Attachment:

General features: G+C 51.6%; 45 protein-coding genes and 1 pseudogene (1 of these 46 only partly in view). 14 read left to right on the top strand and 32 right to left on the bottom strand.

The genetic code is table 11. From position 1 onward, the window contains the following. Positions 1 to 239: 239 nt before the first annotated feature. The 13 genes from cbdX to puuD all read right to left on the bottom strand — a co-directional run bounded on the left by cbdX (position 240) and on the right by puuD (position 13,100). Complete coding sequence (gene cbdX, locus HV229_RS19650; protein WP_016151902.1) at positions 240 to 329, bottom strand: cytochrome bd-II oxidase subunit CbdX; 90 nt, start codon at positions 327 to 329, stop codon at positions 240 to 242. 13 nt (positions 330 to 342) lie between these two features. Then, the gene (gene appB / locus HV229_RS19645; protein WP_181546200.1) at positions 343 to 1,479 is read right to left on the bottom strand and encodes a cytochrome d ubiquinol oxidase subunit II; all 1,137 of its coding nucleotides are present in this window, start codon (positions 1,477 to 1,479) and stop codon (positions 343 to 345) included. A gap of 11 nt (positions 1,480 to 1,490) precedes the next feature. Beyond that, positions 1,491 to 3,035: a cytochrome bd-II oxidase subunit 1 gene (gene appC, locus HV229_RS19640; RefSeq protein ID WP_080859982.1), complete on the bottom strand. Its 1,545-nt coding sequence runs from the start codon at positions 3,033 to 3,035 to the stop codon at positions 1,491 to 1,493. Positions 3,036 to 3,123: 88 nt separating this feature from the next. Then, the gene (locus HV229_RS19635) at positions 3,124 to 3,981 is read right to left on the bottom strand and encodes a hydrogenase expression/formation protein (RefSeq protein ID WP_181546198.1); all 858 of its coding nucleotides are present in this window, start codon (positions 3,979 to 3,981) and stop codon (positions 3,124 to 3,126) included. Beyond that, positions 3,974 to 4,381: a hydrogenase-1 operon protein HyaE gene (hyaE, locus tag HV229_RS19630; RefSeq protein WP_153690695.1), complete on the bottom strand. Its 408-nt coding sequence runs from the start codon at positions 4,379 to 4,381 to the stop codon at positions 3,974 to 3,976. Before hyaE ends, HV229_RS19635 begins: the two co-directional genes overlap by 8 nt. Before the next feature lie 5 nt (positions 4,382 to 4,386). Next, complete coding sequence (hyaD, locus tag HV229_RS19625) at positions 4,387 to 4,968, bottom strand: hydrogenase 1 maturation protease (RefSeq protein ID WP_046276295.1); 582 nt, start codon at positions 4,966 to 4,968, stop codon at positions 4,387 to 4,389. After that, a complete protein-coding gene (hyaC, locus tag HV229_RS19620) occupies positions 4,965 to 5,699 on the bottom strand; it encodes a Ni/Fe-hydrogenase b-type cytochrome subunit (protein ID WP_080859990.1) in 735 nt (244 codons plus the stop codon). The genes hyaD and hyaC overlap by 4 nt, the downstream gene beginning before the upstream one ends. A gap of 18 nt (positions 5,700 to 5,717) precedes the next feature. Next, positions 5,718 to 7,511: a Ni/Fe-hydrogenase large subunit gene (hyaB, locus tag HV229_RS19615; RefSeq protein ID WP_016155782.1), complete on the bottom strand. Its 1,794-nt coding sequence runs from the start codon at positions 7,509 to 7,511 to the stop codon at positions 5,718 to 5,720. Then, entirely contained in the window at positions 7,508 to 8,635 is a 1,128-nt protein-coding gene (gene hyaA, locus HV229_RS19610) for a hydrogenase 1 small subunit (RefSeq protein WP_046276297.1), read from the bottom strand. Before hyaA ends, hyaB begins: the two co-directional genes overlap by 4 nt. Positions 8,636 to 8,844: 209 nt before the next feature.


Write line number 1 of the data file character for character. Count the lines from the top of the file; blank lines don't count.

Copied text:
General features: G+C 51.6%; 45 protein-coding genes and 1 pseudogene (1 of these 46 only partly in view). 14 read left to right on the top strand and 32 right to left on the bottom strand.